BEL LEIL AL ZAMAN – The Nile Café – Egypt
Tribute to the Baladi culture of the Nile
In collaboration with the French Institute in Fes
The Boujloud Cinema with its 1950s charm has been converted into a small village café for festive events for children and their parents.
Here we are at Abou Djoud, on the banks of the Nile near Luxor, our eyes and ears wide open for the traditions of Upper Egypt. Tea, shisha, garlands, all a familiar scene on saint’s days … and look! Here are the Musicians of the Nile!
With their invigorating spontaneity, the Saïdi musicians ensure a lively and jovial traditional world and are the timeless representatives of the mythical river. They are inheritors of the oral tradition, experts in the rababah, the fiddle made with horsehair, coconut and fish skin from the Nile, they tell the stories. They know how to tell the tale, with a flurry of trills, of the marvels of a star-studded night or more generally, of daily life through simple poetry rich in innuendo: one goes to the ‘market of love’, the train symbolises distance, and sugar cane, sweetness.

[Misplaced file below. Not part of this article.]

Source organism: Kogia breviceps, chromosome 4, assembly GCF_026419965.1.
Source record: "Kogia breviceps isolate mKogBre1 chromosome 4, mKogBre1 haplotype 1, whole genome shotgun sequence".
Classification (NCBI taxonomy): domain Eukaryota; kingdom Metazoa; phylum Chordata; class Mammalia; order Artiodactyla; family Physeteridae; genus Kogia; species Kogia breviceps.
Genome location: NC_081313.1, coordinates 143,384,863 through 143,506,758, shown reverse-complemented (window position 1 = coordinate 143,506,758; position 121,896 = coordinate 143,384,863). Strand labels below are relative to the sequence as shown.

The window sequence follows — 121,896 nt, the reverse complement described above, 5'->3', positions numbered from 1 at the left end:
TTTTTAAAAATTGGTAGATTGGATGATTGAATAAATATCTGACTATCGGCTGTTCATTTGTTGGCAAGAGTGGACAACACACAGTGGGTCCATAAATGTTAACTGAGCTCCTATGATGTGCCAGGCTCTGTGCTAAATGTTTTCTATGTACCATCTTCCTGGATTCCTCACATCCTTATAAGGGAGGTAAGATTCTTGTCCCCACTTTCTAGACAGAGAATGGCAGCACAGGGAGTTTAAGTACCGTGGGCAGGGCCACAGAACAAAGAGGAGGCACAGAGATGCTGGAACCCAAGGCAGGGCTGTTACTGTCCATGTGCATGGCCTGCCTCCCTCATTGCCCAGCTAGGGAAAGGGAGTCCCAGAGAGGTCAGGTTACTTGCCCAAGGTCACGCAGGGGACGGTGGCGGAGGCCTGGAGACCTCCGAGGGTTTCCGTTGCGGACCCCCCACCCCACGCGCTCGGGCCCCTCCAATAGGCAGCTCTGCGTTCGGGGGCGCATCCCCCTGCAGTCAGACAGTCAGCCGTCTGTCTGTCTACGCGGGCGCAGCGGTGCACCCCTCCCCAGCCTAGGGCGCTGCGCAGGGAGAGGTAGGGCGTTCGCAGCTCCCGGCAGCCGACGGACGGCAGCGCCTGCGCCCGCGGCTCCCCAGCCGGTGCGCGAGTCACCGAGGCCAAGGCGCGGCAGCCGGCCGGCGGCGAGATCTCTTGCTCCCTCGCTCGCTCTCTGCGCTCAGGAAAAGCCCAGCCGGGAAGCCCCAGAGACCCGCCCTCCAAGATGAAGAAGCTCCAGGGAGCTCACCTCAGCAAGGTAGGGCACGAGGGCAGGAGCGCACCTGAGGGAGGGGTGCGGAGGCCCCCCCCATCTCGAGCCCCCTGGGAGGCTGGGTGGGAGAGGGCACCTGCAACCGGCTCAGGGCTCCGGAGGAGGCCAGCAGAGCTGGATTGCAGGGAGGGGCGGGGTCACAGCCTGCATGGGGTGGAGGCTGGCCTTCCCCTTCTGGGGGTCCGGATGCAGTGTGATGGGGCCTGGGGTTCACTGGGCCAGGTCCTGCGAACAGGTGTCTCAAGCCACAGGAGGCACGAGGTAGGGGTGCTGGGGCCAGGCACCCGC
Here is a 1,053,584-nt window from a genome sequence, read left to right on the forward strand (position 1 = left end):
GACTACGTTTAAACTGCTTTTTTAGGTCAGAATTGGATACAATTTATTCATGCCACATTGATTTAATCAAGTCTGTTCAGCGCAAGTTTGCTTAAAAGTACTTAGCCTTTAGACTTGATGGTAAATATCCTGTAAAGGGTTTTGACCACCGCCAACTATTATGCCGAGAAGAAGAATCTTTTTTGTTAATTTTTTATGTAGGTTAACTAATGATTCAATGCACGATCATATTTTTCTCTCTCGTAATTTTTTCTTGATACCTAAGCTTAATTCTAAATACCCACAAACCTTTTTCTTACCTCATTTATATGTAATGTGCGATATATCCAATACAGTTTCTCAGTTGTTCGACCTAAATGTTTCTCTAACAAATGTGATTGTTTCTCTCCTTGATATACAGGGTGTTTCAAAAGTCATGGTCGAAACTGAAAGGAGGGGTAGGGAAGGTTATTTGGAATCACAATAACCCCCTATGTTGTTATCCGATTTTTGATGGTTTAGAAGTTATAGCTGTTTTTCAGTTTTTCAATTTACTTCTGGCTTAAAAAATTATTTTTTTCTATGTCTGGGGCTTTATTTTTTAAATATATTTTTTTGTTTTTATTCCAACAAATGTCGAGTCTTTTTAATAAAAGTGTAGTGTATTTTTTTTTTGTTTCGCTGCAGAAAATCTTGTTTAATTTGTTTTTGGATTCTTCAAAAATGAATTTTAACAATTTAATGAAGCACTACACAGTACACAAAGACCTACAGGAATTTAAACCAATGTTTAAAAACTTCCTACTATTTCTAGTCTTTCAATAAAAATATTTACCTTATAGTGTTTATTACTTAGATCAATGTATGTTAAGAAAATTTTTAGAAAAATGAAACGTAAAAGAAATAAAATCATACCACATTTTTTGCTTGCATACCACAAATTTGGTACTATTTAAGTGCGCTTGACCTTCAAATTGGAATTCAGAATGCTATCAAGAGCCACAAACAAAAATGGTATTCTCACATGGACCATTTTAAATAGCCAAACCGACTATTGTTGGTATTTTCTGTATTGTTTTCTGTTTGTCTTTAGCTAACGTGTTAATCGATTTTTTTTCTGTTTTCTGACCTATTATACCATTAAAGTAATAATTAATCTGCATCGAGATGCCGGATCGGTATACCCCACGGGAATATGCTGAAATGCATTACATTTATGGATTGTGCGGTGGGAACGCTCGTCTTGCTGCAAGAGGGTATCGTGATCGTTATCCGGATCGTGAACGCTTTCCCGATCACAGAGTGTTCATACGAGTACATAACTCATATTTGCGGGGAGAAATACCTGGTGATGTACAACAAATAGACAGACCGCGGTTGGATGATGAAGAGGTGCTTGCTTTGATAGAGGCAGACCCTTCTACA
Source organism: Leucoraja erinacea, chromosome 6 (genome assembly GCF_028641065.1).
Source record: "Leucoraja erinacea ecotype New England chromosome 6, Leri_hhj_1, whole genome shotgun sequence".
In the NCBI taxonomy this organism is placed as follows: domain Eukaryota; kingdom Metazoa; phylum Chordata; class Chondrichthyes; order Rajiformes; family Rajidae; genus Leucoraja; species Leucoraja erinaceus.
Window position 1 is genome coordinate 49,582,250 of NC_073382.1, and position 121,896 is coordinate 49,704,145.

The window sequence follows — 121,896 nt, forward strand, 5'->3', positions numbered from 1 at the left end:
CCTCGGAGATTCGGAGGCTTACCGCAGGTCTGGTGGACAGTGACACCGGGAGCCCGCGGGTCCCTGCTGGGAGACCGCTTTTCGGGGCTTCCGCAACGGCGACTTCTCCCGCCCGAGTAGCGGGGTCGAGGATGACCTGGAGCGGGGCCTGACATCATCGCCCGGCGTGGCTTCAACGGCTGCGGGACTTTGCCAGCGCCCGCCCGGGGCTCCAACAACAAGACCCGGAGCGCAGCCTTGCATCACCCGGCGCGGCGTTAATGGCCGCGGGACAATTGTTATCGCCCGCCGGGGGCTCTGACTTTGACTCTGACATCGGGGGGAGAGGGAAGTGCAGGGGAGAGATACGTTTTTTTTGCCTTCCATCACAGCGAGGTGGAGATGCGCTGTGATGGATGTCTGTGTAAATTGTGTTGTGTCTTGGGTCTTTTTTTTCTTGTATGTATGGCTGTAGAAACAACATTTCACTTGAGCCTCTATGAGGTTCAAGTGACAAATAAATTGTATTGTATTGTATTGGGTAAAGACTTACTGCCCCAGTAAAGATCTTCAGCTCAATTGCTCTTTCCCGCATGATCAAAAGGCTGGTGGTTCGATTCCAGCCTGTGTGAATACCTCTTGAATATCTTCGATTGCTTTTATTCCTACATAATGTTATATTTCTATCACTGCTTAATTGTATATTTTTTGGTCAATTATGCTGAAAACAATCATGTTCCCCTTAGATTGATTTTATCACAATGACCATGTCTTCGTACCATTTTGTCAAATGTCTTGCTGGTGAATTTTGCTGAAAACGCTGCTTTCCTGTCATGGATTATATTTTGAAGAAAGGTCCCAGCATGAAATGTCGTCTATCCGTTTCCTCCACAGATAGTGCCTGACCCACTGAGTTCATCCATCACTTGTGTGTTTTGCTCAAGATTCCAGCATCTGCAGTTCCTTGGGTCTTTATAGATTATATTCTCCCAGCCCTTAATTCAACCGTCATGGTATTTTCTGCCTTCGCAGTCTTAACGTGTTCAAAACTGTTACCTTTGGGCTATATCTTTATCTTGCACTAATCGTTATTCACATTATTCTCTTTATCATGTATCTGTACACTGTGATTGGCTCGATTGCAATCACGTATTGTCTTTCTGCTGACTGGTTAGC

For the Festival, Mohamed Mourad, patriarch of the Musicians of the Nile used to touring the world, presents some of the youngest members of his family.
Two teenagers from Abou Djoud perform the tanoura dance originally from the Mevlevi (or Mawlawiya in Arabic) Sufi order, from which come the whirling dervishes of Konya and Aleppo. During his ecstatic turning, a truly cosmic incantation, the dancer removes multi-coloured layers of clothing like the four seasons. His right arm is held up to the sky and the left stretched down to the ground symbolising the meeting of the elements.
We will also watch the traditional baton dance (Raks Al-Tahtib) and some performances by the magician and illusionist Mohammed Mustafa Bakhit.